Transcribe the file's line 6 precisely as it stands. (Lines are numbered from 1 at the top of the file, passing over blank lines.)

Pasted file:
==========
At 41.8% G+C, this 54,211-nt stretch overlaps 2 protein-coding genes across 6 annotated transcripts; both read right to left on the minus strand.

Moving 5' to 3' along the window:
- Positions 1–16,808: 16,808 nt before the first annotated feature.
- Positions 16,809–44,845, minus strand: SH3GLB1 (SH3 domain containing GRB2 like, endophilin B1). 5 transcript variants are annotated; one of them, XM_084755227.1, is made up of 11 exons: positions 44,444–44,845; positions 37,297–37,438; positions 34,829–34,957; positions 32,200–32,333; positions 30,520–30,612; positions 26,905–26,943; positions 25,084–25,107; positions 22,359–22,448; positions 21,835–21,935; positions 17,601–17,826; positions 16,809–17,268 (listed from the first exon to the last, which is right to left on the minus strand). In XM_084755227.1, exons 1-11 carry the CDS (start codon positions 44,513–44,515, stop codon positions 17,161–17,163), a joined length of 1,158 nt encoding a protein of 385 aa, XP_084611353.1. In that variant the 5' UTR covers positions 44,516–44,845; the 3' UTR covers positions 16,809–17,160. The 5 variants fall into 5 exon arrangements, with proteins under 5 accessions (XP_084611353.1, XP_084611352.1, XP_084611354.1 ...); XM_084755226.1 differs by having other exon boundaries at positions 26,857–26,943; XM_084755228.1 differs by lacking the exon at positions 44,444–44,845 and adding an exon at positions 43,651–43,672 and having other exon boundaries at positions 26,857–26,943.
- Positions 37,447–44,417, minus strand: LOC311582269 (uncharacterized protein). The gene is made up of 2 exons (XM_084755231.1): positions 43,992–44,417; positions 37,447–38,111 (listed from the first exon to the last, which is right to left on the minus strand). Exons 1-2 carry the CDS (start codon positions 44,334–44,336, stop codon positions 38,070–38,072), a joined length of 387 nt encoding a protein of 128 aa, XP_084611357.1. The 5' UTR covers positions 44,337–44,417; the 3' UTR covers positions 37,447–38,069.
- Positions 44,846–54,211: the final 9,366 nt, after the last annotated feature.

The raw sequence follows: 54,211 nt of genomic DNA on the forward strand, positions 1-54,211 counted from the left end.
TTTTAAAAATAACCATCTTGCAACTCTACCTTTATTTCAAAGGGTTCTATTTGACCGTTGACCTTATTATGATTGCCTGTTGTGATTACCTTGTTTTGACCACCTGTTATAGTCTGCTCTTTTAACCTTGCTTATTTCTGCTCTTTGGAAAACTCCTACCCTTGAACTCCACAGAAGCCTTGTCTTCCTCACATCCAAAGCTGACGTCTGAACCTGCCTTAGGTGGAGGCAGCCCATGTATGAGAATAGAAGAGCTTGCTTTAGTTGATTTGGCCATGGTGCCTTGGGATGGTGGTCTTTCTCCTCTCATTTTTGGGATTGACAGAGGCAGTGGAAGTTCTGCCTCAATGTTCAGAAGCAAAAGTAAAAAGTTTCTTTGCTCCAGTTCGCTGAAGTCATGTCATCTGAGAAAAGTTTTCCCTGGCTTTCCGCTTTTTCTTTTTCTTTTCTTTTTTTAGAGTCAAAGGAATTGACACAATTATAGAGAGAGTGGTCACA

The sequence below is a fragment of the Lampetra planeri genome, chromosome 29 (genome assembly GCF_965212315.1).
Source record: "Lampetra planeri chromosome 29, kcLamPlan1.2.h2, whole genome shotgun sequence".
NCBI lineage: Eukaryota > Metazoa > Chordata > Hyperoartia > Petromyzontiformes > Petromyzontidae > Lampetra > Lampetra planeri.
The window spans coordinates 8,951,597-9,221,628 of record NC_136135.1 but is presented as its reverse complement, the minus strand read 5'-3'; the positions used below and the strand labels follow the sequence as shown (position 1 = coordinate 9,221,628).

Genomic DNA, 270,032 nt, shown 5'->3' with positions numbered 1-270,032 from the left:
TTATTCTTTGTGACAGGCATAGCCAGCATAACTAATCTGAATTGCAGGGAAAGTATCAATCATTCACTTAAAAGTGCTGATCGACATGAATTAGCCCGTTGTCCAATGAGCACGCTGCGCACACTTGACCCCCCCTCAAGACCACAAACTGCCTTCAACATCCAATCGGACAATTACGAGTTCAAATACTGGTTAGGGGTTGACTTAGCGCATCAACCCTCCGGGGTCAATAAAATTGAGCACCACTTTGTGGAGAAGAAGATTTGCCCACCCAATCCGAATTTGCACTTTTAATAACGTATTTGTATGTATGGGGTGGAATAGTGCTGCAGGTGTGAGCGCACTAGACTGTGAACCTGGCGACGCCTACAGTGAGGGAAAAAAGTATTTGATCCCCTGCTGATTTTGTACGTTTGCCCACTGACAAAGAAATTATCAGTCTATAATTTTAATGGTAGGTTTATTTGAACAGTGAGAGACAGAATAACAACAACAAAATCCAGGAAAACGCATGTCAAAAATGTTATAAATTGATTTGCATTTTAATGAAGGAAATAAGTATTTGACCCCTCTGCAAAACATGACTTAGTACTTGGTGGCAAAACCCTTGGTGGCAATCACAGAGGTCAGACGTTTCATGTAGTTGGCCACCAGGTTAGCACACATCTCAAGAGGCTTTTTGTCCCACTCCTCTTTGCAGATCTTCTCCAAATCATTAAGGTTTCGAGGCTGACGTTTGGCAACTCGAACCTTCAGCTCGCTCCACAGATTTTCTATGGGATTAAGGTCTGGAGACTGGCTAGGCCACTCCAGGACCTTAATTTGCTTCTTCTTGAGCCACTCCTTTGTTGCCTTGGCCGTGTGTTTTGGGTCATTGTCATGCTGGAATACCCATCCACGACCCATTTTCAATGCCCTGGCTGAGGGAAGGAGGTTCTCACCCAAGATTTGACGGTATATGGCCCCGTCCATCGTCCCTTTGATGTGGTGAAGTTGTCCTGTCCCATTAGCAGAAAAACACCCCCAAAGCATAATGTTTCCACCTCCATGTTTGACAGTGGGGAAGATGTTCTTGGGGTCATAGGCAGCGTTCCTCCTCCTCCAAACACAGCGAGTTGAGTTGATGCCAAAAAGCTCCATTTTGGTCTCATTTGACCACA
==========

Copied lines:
- Positions 44,846–54,211: the final 9,366 nt, after the last annotated feature.